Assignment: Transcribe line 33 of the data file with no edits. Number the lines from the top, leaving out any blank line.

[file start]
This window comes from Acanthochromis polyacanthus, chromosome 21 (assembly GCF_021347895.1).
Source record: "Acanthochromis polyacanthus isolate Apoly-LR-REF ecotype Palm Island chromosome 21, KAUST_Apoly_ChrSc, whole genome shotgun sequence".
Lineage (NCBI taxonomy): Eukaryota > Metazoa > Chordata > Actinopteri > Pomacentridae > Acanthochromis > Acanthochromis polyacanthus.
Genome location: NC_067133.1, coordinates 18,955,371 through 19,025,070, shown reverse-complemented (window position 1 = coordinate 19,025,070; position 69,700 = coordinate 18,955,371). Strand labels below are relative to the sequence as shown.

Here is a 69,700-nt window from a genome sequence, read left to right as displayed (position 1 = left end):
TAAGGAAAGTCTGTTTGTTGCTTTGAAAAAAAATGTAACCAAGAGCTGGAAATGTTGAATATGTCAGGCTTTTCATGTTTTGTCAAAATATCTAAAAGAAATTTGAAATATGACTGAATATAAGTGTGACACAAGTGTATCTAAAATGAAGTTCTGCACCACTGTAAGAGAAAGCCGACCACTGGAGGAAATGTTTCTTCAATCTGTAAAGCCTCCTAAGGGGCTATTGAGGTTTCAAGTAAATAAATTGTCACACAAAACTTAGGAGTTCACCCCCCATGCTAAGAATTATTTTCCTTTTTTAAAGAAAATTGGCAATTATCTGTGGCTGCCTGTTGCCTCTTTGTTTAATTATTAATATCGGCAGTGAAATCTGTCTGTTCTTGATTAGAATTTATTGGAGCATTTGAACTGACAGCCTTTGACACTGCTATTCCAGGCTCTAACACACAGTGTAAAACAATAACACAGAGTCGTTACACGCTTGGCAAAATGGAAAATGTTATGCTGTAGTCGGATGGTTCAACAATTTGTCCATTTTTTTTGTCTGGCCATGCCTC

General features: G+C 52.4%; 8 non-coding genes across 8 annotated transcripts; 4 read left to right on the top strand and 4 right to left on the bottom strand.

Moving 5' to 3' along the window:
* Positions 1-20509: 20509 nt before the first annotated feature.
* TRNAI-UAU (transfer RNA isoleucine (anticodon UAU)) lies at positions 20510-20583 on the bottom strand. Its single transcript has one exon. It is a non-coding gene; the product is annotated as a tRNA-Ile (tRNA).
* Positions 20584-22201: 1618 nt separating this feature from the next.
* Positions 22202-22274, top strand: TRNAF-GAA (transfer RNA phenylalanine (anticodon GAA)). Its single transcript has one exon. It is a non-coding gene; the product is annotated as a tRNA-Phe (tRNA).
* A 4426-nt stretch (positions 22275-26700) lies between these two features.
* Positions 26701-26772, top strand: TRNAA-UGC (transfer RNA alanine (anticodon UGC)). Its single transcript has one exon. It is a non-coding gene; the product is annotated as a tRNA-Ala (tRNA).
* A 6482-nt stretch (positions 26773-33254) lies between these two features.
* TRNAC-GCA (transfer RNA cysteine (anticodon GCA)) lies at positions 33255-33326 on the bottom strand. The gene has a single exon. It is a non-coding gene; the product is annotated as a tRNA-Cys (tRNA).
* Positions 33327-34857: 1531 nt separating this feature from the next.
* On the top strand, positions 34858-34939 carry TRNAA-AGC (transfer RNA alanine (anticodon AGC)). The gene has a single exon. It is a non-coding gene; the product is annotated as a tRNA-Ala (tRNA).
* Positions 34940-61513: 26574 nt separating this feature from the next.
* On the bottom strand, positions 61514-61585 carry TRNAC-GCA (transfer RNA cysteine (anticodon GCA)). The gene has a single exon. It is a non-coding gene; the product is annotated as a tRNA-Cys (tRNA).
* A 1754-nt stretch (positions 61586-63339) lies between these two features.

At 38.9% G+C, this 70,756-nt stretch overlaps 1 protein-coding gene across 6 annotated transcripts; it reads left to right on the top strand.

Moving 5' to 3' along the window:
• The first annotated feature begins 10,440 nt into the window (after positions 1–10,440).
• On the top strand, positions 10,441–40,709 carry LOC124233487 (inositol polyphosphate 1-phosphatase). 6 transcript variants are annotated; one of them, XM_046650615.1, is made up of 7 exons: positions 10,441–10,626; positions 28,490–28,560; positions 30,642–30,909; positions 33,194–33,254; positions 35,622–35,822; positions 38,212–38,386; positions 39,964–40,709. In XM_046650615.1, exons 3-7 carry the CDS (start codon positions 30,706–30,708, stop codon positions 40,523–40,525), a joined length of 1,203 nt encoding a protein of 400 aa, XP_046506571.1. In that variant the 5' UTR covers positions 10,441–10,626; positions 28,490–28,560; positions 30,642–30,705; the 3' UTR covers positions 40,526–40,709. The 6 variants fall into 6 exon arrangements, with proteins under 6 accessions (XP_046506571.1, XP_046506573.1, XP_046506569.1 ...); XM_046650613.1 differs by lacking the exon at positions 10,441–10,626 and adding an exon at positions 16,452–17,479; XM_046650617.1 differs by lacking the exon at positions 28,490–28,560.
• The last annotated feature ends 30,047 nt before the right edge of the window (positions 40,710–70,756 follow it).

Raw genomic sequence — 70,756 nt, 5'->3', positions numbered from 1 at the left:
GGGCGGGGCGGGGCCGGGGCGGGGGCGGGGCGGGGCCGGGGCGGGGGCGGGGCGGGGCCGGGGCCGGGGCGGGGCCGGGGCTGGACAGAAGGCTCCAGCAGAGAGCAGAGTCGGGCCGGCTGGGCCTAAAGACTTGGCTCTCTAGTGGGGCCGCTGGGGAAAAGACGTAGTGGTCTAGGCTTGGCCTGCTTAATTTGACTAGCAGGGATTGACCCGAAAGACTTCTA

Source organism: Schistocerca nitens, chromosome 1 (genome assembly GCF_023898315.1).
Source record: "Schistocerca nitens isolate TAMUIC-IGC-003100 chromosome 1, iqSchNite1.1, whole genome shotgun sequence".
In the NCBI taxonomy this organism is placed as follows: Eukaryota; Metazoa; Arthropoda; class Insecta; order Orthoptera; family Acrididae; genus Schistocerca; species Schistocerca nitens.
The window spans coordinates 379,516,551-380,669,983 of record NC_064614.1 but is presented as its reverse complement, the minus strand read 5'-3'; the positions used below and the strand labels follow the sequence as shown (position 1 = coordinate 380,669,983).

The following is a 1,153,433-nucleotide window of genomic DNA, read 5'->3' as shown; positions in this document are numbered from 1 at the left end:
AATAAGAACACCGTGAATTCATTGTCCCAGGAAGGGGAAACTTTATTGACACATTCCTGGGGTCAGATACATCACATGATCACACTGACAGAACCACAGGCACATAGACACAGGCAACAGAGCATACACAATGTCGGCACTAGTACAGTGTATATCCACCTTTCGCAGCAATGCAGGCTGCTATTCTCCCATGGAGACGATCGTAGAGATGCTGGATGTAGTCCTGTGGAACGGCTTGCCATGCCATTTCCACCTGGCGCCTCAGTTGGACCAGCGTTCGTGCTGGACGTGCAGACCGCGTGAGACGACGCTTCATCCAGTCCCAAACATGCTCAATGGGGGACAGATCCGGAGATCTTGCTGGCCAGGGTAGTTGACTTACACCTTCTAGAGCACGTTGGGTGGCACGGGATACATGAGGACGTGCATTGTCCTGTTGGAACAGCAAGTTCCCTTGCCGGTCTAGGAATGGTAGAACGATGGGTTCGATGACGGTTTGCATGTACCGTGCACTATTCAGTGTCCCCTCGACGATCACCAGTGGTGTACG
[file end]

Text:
The following is a 1,153,433-nucleotide window of genomic DNA, read 5'->3' as shown; positions in this document are numbered from 1 at the left end: